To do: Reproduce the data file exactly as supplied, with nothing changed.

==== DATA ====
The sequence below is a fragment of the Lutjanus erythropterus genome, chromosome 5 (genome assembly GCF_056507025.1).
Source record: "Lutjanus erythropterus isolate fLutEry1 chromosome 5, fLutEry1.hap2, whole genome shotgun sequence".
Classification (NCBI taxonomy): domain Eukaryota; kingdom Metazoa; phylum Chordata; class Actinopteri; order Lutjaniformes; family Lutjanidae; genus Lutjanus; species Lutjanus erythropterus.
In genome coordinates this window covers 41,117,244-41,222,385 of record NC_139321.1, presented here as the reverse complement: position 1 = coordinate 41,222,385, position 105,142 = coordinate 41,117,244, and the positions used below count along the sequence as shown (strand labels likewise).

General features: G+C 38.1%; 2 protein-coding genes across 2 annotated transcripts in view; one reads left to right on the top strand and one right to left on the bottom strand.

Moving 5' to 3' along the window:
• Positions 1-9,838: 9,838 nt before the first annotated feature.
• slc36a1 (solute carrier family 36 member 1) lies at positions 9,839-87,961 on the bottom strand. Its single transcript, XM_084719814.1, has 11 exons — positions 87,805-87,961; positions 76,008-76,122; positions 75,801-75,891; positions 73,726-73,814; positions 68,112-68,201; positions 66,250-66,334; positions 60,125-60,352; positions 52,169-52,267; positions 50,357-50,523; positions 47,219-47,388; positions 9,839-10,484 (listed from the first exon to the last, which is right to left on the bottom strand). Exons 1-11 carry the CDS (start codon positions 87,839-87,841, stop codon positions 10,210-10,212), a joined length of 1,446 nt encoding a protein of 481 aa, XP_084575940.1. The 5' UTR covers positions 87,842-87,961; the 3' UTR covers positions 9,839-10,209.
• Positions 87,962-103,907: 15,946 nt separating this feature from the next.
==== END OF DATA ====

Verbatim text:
The sequence below is a fragment of the Lutjanus erythropterus genome, chromosome 5 (genome assembly GCF_056507025.1).
Source record: "Lutjanus erythropterus isolate fLutEry1 chromosome 5, fLutEry1.hap2, whole genome shotgun sequence".
Classification (NCBI taxonomy): domain Eukaryota; kingdom Metazoa; phylum Chordata; class Actinopteri; order Lutjaniformes; family Lutjanidae; genus Lutjanus; species Lutjanus erythropterus.
In genome coordinates this window covers 41,117,244-41,222,385 of record NC_139321.1, presented here as the reverse complement: position 1 = coordinate 41,222,385, position 105,142 = coordinate 41,117,244, and the positions used below count along the sequence as shown (strand labels likewise).

General features: G+C 38.1%; 2 protein-coding genes across 2 annotated transcripts in view; one reads left to right on the top strand and one right to left on the bottom strand.

Moving 5' to 3' along the window:
• Positions 1-9,838: 9,838 nt before the first annotated feature.
• slc36a1 (solute carrier family 36 member 1) lies at positions 9,839-87,961 on the bottom strand. Its single transcript, XM_084719814.1, has 11 exons — positions 87,805-87,961; positions 76,008-76,122; positions 75,801-75,891; positions 73,726-73,814; positions 68,112-68,201; positions 66,250-66,334; positions 60,125-60,352; positions 52,169-52,267; positions 50,357-50,523; positions 47,219-47,388; positions 9,839-10,484 (listed from the first exon to the last, which is right to left on the bottom strand). Exons 1-11 carry the CDS (start codon positions 87,839-87,841, stop codon positions 10,210-10,212), a joined length of 1,446 nt encoding a protein of 481 aa, XP_084575940.1. The 5' UTR covers positions 87,842-87,961; the 3' UTR covers positions 9,839-10,209.
• Positions 87,962-103,907: 15,946 nt separating this feature from the next.